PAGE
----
(Nanowerk News) A new frontier in the study of the universe – and gravitational waves – has been opened following a breakthrough by University of the West of Scotland (UWS) researchers.
Breakthrough developments in thin film technology promise to increase the sensitivity of current and future gravitational wave detectors. Developed by academics at UWS’ Institute of Thin Films, Sensors and Imaging (ITFSI), this innovation could improve understanding of the nature of the universe.
This research has been published in (Applied Optics, “Amorphous dielectric optical coating deposited by plasma ion-assisted electron beam evaporation for gravitational wave detectors”).
Gravitational waves, first predicted by Albert Einstein’s general theory of relativity, are ripples in the fabric of spacetime caused by the most energetic events in the cosmos, such as black hole mergers and collisions of neutron stars. Detecting and studying these waves provides invaluable insight into the fundamental nature of the universe.
Dr Carlos Garcia Nuñez, Lecturer in the UWS School of Computing, Engineering and Physical Sciences said: “At the Institute of Thin Films, Sensors and Imaging, we are working hard to push the limits of thin film materials, exploring new techniques to deposit them, controlling their properties to according to the requirements of current and future sensing technology to detect gravitational waves.”
“The development of high-reflecting mirrors with low thermal noise opens up a wide range of applications, ranging from the detection of gravitational waves from cosmological events, to the development of quantum computers.”
The technique used in this work – originally developed and patented by Professor Des Gibson, Director of the UWS Institute for Thin Film, Sensors and Imaging – can enable the production of thin films that achieve low levels of “thermal noise”. This kind of noise reduction in mirror coatings is essential for increasing the sensitivity of current gravitational wave detectors – enabling the detection of a wider range of cosmological events – and could be used to improve other high-precision devices, such as atomic clocks or quantum computers.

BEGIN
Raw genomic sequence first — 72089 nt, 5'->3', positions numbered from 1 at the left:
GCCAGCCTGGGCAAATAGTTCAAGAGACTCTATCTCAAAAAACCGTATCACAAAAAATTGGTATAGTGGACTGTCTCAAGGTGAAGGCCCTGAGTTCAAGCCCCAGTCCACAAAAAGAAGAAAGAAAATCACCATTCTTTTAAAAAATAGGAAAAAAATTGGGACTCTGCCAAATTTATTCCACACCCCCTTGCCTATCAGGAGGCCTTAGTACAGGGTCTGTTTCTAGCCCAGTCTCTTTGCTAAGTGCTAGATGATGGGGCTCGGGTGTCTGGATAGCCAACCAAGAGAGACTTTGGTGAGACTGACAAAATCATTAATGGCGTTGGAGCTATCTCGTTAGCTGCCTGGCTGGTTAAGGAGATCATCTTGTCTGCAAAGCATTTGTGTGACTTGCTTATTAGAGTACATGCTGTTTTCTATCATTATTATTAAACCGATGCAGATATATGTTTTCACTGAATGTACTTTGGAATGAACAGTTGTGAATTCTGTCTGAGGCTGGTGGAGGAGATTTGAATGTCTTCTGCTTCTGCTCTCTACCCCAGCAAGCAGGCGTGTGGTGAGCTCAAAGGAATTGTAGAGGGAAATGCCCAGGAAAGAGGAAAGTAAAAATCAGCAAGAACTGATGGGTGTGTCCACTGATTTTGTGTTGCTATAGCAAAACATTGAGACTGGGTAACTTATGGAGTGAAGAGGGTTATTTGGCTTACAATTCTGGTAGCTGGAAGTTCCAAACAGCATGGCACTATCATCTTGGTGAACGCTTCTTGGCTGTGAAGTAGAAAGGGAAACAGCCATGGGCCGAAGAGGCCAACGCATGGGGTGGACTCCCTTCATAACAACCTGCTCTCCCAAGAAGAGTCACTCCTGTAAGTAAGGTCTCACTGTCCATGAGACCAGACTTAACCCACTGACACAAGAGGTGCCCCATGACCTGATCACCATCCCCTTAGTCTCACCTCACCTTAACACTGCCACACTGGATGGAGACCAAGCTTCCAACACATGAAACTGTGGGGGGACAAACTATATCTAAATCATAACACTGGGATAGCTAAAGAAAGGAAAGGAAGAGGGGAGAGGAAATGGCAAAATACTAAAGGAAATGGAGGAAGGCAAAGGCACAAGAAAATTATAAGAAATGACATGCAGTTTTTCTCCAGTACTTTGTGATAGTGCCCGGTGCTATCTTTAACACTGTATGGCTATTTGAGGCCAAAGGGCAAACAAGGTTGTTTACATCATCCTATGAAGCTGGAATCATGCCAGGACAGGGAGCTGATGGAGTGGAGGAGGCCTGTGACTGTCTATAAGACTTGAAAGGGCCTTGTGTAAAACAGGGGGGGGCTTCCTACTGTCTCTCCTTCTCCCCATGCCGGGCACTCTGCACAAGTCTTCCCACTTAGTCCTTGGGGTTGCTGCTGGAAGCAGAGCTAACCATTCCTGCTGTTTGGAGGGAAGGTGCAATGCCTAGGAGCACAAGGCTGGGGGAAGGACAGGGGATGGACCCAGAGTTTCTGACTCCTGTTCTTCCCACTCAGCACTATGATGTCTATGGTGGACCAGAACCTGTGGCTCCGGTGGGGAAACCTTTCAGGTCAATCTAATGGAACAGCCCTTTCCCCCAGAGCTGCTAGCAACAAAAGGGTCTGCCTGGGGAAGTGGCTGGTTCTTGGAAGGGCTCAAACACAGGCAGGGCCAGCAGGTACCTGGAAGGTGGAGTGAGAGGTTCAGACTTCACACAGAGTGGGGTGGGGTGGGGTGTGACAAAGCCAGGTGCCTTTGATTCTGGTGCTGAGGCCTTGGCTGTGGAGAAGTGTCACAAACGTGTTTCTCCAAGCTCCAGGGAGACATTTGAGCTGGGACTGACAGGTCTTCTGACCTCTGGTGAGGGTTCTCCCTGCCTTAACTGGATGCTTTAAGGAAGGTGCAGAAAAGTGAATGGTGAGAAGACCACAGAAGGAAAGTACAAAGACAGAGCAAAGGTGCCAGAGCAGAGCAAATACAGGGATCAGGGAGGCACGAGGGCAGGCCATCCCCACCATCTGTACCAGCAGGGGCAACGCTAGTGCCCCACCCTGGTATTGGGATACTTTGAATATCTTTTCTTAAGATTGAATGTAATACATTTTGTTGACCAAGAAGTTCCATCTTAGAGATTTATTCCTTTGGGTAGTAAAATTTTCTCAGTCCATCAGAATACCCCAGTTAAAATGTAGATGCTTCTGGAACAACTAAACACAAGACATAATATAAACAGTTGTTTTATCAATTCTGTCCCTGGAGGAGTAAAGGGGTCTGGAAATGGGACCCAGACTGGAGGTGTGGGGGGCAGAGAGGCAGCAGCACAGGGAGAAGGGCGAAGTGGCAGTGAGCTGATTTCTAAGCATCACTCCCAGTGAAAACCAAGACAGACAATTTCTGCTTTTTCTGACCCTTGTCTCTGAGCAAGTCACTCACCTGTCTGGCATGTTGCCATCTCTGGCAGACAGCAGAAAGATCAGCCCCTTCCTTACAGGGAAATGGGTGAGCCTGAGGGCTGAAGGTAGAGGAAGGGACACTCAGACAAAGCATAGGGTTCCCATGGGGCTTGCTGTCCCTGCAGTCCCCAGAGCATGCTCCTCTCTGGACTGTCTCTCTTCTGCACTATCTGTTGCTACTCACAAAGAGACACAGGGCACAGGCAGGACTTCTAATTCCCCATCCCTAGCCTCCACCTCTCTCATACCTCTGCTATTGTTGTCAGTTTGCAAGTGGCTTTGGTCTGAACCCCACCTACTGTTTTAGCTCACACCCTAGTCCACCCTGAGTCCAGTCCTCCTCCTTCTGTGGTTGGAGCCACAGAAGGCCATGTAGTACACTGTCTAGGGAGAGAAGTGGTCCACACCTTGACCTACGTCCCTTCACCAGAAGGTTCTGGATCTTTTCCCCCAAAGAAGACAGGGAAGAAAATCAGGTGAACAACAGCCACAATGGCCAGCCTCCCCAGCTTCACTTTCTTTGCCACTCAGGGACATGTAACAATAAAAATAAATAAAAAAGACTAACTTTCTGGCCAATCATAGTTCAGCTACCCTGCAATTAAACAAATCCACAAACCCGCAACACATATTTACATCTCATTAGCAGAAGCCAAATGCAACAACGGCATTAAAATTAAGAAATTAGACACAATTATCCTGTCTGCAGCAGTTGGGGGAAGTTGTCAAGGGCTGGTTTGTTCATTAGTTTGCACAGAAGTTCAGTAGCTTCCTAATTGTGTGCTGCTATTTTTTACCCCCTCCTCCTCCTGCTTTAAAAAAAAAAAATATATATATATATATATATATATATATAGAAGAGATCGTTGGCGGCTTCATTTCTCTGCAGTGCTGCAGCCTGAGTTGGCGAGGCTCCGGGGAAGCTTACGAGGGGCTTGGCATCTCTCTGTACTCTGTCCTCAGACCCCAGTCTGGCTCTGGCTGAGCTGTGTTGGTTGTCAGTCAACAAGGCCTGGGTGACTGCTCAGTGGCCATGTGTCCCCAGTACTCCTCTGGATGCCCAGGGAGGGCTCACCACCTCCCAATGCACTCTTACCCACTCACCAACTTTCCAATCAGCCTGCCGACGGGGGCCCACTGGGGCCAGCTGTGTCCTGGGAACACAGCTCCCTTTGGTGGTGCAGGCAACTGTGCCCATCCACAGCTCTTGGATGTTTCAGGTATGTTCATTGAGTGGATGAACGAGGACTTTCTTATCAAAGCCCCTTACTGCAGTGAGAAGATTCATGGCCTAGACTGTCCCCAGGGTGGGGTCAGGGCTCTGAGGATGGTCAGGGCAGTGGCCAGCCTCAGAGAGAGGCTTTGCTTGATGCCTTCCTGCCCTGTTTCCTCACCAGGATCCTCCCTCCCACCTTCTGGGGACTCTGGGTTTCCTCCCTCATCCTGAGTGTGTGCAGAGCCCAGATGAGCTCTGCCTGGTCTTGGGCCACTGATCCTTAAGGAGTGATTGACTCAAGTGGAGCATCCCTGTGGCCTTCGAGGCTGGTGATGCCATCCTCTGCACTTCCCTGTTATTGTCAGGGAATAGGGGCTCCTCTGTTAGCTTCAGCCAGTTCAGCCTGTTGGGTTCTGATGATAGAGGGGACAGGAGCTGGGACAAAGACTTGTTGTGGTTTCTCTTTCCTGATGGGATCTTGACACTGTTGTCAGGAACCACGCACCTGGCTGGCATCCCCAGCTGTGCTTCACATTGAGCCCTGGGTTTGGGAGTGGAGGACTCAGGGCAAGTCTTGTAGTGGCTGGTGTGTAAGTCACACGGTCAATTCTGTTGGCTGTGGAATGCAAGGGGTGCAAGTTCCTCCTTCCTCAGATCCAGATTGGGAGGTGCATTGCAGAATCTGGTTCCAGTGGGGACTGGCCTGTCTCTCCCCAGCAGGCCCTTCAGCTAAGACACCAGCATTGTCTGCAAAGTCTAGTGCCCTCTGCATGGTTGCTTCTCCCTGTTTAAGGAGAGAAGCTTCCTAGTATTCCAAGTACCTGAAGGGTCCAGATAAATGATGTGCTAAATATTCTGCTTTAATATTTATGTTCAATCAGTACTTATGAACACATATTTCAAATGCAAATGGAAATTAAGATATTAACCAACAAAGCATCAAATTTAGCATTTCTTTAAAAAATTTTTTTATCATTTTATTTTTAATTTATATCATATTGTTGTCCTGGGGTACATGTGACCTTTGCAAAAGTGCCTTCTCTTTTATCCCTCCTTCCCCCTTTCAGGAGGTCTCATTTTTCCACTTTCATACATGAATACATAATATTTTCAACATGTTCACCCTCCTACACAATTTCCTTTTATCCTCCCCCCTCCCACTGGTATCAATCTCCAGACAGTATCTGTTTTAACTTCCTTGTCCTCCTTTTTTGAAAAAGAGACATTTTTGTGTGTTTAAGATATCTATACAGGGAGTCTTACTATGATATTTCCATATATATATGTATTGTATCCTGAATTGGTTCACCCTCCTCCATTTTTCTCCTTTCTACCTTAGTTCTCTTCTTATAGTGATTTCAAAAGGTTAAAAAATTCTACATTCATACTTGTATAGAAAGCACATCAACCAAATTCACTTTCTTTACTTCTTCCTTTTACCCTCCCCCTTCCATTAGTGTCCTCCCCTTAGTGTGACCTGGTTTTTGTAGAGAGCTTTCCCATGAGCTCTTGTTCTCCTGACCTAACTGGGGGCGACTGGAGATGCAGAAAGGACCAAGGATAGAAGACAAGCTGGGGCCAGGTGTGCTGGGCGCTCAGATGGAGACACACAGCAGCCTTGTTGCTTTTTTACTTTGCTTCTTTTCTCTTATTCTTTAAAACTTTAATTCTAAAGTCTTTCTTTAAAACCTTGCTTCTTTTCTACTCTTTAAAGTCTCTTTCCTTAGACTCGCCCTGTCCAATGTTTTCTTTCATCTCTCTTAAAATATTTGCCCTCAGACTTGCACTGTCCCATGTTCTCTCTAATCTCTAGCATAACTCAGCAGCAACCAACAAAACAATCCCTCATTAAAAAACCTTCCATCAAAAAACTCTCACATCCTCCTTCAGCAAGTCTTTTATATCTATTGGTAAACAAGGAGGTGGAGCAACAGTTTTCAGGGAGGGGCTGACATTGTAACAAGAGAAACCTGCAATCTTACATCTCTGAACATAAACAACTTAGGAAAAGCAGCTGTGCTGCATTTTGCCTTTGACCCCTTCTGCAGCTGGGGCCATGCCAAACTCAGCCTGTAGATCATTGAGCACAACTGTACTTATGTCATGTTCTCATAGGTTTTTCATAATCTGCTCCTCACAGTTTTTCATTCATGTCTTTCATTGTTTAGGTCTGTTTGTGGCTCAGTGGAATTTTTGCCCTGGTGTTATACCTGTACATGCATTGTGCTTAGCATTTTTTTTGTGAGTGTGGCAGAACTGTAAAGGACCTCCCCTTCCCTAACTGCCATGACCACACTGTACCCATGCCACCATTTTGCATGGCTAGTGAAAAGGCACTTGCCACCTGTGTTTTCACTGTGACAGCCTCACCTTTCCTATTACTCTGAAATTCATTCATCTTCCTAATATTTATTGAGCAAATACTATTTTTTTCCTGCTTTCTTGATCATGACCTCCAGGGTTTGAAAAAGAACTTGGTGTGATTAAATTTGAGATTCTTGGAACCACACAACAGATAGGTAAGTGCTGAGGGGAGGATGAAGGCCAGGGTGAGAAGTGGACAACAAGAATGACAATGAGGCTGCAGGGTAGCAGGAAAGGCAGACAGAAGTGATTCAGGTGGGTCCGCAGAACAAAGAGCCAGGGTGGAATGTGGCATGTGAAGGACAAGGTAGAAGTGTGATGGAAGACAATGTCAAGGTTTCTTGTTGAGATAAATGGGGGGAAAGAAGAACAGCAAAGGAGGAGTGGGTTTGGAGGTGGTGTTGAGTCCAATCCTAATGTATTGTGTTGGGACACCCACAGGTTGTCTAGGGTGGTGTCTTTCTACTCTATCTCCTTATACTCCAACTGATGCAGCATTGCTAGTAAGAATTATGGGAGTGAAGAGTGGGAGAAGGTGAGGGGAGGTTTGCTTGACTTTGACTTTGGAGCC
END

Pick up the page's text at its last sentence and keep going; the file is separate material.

Professor Gibson said: “We are excited to unveil cutting-edge thin film technology for gravitational wave detection. This breakthrough represents a significant step forward in our ability to explore the universe and unlock its secrets through the study of gravitational waves. We believe this advance will accelerate scientific advances in this area and open new avenues for discovery.”
“UWS thin film technology has undergone extensive testing and validation in collaboration with renowned scientists and research institutes. The results have been met with great enthusiasm, fueling anticipation for their future impact on the field of gravitational wave astronomy. The layer deposition technology is being commercialized by UWS spinout company Albasense Ltd.”
The development of layers with low thermal noise will not only make next-generation gravitational wave detectors more precise and sensitive to cosmic events, but will also provide new solutions for atomic clocks and quantum mechanics, both of which are highly relevant for United Nations Sustainable Development Goal 7, 9 and 11.